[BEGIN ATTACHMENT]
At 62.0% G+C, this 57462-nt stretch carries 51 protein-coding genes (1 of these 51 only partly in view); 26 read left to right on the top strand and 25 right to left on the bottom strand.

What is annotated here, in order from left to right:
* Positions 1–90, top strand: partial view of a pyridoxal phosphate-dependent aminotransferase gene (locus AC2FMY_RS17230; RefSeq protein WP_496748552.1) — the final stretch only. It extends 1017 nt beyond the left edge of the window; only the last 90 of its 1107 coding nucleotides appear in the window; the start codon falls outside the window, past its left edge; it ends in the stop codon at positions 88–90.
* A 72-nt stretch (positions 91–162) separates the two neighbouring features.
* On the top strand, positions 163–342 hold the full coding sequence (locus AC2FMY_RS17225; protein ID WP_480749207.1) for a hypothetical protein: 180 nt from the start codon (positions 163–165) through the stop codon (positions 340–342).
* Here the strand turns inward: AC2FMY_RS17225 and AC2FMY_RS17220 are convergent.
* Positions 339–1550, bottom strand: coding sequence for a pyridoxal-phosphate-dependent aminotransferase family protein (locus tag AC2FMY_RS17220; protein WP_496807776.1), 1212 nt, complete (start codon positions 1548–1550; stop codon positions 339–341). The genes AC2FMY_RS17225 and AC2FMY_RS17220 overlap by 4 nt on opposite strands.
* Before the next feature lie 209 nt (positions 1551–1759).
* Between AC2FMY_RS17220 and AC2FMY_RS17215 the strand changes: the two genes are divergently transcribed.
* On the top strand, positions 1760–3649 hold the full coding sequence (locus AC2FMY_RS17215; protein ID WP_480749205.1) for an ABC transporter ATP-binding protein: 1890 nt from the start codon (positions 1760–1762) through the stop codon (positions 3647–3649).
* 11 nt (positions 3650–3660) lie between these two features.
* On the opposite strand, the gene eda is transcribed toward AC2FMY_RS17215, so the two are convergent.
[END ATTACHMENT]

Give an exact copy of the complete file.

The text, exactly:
At 62.0% G+C, this 57462-nt stretch carries 51 protein-coding genes (1 of these 51 only partly in view); 26 read left to right on the top strand and 25 right to left on the bottom strand.

What is annotated here, in order from left to right:
* Positions 1–90, top strand: partial view of a pyridoxal phosphate-dependent aminotransferase gene (locus AC2FMY_RS17230; RefSeq protein WP_496748552.1) — the final stretch only. It extends 1017 nt beyond the left edge of the window; only the last 90 of its 1107 coding nucleotides appear in the window; the start codon falls outside the window, past its left edge; it ends in the stop codon at positions 88–90.
* A 72-nt stretch (positions 91–162) separates the two neighbouring features.
* On the top strand, positions 163–342 hold the full coding sequence (locus AC2FMY_RS17225; protein ID WP_480749207.1) for a hypothetical protein: 180 nt from the start codon (positions 163–165) through the stop codon (positions 340–342).
* Here the strand turns inward: AC2FMY_RS17225 and AC2FMY_RS17220 are convergent.
* Positions 339–1550, bottom strand: coding sequence for a pyridoxal-phosphate-dependent aminotransferase family protein (locus tag AC2FMY_RS17220; protein WP_496807776.1), 1212 nt, complete (start codon positions 1548–1550; stop codon positions 339–341). The genes AC2FMY_RS17225 and AC2FMY_RS17220 overlap by 4 nt on opposite strands.
* Before the next feature lie 209 nt (positions 1551–1759).
* Between AC2FMY_RS17220 and AC2FMY_RS17215 the strand changes: the two genes are divergently transcribed.
* On the top strand, positions 1760–3649 hold the full coding sequence (locus AC2FMY_RS17215; protein ID WP_480749205.1) for an ABC transporter ATP-binding protein: 1890 nt from the start codon (positions 1760–1762) through the stop codon (positions 3647–3649).
* 11 nt (positions 3650–3660) lie between these two features.
* On the opposite strand, the gene eda is transcribed toward AC2FMY_RS17215, so the two are convergent.